January 28, 2018

One of the great gifts of the Second Vatican Council was the opening up of the scriptures for Catholics. Prior to the Council there was not widespread use of the sacred scriptures in the life of the Church. In fact, in some circles, a focus on the scriptures was seen as a more Protestant idea.

During the late nineteenth, and into the twentieth century, this started to change as many Catholic scholars began to make Biblical studies their focus. Their work bore fruit at the Second Vatican Council.

Nowhere is the impact of this opening up of the scriptures felt more than at Mass. Prior to the Council, we would read the same readings each year. So, the scriptures for the Fourth Sunday in Ordinary Time last year would have been the same scriptures we would read this year, and the next, and the year after that.

In the pre-Vatican II liturgy, there would be two readings each Sunday. It was rare, except on feast days, to read from the Old Testament. The readings, therefore, were called the Epistle and the Gospel. After the Council our exposure to the scriptures expanded greatly.

Now we read the scriptures on a three-year cycle based on one of the Synoptic Gospels (Matthew, Mark, and Luke). In Year A we read primarily from Matthew’s Gospel; in Year B (the year we are in now), we read primarily from Mark’s Gospel; in Year C we read primarily from Luke’s Gospel. In all three years, John’s Gospel is read during particular feasts and seasons.

We now also have three readings proclaimed at Sunday Mass. Most of the time, the first reading is taken from one of the books of the Old Testament (except during the Easter Season when we read from the Acts of the Apostles). The second reading is usually taken from a letter (an epistle) from one of the leaders of the early Church (e.g., St. Paul, St. John, St. Peter).

The scriptures that are assigned for each Sunday are not random either. The first reading and the Gospel each week have been chosen because of a common theme that unites them. During Ordinary Time, the second reading is a continuous reading from one of the Epistles, and is not, therefore, connected thematically to the Gospel or the first reading. During the special seasons of the year (Lent/Easter and Advent/ Christmas) the second reading does fit thematically with the other two readings. Because of this expanded use of the scriptures in the post-Vatican II Mass, over the course of three years, we hear a very large portion of the Bible proclaimed on Sundays.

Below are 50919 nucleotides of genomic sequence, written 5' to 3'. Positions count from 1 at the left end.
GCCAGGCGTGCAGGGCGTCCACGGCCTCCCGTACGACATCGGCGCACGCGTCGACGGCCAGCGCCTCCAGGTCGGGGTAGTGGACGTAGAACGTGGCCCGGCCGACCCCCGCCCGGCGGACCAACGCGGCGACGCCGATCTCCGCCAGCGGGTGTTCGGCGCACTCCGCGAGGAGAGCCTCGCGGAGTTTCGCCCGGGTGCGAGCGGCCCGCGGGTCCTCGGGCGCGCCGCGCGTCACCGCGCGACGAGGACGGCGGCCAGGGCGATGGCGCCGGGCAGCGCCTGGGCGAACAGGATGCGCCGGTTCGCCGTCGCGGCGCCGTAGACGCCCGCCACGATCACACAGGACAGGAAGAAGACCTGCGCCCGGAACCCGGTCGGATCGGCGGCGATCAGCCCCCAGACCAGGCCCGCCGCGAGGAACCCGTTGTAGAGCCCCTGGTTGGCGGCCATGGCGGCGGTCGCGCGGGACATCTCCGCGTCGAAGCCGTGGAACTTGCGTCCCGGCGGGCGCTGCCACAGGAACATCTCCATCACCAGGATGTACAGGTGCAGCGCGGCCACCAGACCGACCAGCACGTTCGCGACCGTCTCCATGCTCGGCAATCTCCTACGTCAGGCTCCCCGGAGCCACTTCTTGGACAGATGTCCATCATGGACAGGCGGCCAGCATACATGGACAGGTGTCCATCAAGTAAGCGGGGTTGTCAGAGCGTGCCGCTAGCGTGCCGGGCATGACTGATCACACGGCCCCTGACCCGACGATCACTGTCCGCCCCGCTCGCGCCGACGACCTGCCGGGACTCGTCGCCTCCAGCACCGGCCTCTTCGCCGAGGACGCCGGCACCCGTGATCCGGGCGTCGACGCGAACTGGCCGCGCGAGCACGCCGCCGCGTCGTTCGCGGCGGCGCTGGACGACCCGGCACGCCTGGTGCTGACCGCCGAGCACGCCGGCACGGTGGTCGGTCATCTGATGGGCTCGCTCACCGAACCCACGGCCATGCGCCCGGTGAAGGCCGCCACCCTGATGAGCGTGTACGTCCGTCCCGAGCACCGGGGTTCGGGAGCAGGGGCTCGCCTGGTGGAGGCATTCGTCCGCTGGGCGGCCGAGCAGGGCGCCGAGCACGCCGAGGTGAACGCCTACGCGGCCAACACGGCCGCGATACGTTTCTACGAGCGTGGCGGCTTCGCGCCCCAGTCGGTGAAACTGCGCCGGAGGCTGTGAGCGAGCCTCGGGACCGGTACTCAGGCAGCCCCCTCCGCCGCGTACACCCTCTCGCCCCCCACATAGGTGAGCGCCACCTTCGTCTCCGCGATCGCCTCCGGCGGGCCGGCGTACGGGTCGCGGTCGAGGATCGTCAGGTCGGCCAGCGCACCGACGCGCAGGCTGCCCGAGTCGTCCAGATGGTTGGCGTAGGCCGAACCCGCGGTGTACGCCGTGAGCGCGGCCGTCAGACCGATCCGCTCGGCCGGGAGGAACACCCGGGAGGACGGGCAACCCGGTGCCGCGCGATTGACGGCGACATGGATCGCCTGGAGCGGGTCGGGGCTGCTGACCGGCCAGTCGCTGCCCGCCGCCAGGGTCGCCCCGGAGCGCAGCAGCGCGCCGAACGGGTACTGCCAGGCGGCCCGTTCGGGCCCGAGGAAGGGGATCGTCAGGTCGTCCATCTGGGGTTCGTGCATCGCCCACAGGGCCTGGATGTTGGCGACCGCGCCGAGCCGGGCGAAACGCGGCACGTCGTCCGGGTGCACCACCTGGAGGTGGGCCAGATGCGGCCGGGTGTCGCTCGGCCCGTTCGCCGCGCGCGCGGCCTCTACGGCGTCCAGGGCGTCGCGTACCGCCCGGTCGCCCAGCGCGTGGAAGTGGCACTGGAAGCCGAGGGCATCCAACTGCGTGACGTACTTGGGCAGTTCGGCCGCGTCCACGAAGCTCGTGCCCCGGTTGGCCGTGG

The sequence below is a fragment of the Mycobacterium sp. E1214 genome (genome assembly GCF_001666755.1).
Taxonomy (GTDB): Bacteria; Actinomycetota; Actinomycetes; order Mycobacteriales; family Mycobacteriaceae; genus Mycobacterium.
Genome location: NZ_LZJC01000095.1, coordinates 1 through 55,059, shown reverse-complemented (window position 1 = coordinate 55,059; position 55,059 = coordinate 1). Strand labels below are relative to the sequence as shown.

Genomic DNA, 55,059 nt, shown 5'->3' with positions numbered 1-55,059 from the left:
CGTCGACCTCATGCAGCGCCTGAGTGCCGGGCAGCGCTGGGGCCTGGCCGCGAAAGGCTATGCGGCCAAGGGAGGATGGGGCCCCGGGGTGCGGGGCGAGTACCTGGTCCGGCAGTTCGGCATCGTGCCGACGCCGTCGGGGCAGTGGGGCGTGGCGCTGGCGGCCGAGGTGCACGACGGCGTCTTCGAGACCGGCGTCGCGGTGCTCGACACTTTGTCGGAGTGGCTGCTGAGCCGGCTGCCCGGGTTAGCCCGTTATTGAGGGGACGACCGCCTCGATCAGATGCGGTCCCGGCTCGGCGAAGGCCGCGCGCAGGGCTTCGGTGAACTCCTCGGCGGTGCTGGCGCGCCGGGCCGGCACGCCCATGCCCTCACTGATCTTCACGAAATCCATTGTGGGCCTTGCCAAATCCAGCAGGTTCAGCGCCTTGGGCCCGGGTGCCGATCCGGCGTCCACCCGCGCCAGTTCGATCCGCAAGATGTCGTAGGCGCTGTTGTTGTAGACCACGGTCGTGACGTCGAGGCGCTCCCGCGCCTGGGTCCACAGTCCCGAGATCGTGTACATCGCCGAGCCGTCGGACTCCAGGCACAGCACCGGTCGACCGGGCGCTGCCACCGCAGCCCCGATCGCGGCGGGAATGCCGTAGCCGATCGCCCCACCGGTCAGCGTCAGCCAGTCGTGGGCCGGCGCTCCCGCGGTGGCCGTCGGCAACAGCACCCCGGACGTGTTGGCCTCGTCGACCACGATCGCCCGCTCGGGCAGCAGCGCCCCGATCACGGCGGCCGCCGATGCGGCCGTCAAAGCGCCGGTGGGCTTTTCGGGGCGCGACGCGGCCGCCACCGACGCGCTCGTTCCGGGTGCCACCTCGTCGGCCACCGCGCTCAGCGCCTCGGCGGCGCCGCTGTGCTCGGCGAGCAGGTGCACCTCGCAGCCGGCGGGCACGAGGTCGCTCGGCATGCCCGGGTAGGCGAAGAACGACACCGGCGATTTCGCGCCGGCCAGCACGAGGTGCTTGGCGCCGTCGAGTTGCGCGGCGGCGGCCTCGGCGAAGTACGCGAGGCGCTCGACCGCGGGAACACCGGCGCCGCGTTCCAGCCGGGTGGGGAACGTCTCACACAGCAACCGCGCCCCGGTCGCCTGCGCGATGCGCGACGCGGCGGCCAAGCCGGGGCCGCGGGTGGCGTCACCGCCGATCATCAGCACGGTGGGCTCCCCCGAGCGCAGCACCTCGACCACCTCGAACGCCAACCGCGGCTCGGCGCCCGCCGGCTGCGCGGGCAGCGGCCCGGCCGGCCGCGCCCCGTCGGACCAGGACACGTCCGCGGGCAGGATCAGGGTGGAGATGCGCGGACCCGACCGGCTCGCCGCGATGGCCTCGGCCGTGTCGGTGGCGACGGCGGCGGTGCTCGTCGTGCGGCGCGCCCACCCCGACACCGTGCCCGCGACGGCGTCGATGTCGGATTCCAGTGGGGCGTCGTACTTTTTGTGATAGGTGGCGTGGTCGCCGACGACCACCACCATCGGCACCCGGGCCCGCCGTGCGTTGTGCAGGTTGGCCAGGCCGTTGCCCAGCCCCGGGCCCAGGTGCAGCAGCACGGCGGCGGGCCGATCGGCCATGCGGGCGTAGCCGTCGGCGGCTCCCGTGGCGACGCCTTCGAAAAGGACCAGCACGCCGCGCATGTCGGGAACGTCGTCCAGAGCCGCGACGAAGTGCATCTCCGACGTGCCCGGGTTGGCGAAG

The new liturgical year, which began on the First Sunday of Advent, began Year B in the liturgical cycle of readings. This means that we are reading primarily from St. Mark’s Gospel over the course of Ordinary Time this year. During this year we will explore St. Mark’s unique portrait of Jesus, and will be invited to allow some of those unique elements that St. Mark describes to shape our understanding of who Jesus was, and who he is for us today.

The Gospel of Mark is the shortest of all the gospels. It can be read in one sitting. I encourage you to take some time to do that, maybe several times, over the course of this year. It would be a marvelous way to prepare to hear the Sunday scriptures proclaimed, as well as to continue to unpack the richness of our scriptural tradition.

God Bless,
Fr. Gary Lazzeroni